The problem here is that the anti-objectification message is ultimately obfuscated by the way that the film itself treats Browning as an object, as just another piece of the art puzzle slowly pulled together with every passing scene. She’s not playing a character; she’s playing an idea. Who is this girl? She’s going to school, but what for? She seems to know her landlord. How? Her mother calls her office job and we hear only the daughter’s side of the conversation. She’s reciting her credit card number. Why? We never learn anything more than superficial things about her, much like we never learn anything more than the bare bones of the nature of the company providing her unique services, and we certainly don’t get access to the inner lives of any of the clients or the other girls in their employ.

Clearly, such emptiness is intentional. I don’t bring it up as if it were a mistake. I didn’t sit there saying “Oh no, they forgot the characterization!” I bring it up to object to the approach itself. Browning attracts sympathy towards her character with her open face that seems to carry a heartbreaking vulnerability with a dark secret stewing underneath and a matter-of-fact acceptance of her lot life that makes you hope she’ll find her way out of her situation. But the film is only interested in exploiting this performance instead of utilizing it. She could be a great asset to the film, a psychologically wounded beauty, but she’s only used for the visual element she brings to the film. She’s there to have a tube shoved down her throat, for creepy old men to loom over her, for the dull, gray city, and secretive business, the very mechanisms of commodified femininity, to oppress and take advantage of her. Which makes the film’s point, I suppose, but I wish I could have cared more about the plight of the character instead of spending the run time questioning and growing angry with the film’s approach.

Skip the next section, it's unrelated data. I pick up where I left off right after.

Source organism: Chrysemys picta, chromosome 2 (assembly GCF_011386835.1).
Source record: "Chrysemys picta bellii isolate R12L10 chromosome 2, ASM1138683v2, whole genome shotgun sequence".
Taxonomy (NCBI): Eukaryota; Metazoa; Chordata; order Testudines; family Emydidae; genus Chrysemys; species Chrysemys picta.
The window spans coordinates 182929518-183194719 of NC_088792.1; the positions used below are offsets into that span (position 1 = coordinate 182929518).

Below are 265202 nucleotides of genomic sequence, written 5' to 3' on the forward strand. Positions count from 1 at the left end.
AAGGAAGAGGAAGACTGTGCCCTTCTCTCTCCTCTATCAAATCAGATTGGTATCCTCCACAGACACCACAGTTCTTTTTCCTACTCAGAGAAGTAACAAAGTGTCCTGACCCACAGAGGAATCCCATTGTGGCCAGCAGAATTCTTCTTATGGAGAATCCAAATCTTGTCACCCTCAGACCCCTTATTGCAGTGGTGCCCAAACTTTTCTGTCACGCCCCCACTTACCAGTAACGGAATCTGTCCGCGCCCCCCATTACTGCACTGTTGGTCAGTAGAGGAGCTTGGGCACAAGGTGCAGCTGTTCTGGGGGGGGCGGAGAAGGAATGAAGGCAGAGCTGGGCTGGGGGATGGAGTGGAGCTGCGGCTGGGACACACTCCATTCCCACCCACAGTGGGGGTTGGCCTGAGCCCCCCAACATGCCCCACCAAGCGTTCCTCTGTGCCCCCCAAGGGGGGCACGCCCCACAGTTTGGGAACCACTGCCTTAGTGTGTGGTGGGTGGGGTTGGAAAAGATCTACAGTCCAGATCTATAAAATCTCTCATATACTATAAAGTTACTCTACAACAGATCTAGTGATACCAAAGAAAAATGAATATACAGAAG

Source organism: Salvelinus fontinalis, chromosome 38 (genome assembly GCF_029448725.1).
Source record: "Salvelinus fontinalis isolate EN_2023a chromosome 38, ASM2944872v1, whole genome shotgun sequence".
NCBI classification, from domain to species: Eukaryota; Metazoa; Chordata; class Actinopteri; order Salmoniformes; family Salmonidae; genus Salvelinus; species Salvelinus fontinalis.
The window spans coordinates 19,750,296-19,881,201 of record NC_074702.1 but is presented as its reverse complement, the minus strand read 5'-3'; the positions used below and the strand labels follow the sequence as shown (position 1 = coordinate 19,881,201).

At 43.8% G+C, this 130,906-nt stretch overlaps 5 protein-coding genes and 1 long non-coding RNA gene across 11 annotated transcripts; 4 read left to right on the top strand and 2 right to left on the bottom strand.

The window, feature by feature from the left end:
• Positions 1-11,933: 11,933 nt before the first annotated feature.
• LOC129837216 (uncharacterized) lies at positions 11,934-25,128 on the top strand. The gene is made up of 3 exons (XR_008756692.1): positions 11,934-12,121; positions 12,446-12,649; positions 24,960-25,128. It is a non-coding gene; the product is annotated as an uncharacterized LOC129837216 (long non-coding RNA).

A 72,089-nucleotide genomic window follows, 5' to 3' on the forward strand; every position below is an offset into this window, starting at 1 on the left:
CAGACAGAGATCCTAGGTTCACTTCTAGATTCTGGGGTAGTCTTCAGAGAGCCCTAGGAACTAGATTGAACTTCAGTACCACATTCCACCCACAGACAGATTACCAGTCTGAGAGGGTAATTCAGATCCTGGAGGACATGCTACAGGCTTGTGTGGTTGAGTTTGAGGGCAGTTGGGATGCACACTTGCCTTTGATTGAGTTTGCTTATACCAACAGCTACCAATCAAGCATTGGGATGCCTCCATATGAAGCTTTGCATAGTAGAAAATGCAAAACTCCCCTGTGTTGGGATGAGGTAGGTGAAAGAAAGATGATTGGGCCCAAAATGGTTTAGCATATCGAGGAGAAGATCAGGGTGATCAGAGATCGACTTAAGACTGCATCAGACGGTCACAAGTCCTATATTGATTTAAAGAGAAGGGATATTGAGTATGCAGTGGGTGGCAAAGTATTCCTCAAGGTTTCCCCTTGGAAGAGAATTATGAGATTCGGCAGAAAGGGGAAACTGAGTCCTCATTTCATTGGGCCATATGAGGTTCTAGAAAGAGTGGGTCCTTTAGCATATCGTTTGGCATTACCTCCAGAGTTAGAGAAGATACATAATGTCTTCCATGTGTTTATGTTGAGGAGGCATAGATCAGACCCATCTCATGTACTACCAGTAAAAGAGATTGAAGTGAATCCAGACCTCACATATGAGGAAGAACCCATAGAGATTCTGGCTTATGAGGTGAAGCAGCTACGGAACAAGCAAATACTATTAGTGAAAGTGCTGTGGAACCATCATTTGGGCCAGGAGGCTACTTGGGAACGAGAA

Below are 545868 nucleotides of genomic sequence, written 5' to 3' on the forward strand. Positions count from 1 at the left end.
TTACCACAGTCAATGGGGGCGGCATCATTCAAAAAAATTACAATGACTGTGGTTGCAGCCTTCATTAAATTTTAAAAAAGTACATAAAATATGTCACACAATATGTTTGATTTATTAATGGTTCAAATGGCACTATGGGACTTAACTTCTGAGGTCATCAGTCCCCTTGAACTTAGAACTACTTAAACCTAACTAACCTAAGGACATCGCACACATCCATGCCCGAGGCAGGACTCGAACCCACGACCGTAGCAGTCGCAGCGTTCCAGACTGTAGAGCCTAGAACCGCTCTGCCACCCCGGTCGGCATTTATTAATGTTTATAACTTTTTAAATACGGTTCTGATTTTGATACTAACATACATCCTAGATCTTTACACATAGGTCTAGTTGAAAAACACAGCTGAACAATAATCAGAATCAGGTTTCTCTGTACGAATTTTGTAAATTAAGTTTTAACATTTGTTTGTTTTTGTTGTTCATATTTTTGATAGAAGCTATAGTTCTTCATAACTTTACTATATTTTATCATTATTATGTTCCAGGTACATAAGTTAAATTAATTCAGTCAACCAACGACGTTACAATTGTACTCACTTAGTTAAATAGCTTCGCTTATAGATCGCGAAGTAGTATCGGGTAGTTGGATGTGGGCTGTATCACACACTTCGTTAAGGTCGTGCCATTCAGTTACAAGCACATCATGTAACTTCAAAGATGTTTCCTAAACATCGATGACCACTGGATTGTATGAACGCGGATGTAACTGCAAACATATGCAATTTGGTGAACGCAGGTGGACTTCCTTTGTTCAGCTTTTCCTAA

1 comment:

  1. I hadn't seen or heard of this film until reading this review, but it gets at something I've been noticing. Perhaps perceived as an antidote to the supposed overheated emotion and manipulation of Hollywood films, a lot of art films have been distancing them from their characters, trying to cultivate a "we can't know them" vibe. Yet this actually dovetails with the worst quality of mainstream movies these days: the penchant for oversimplification and streamlining, so that characters and situations are symbols and signifiers rather than detailed, complex, flesh-and-blood. I think both mainstream and art films are complicit in the way movies seem less naturalistic (think how, even in the early Spielberg blockbusters, the screen hums with background detail and eccentric character touches, whereas today big movies and often little movies too are all broad strokes). It sounds like that might be what's happening here.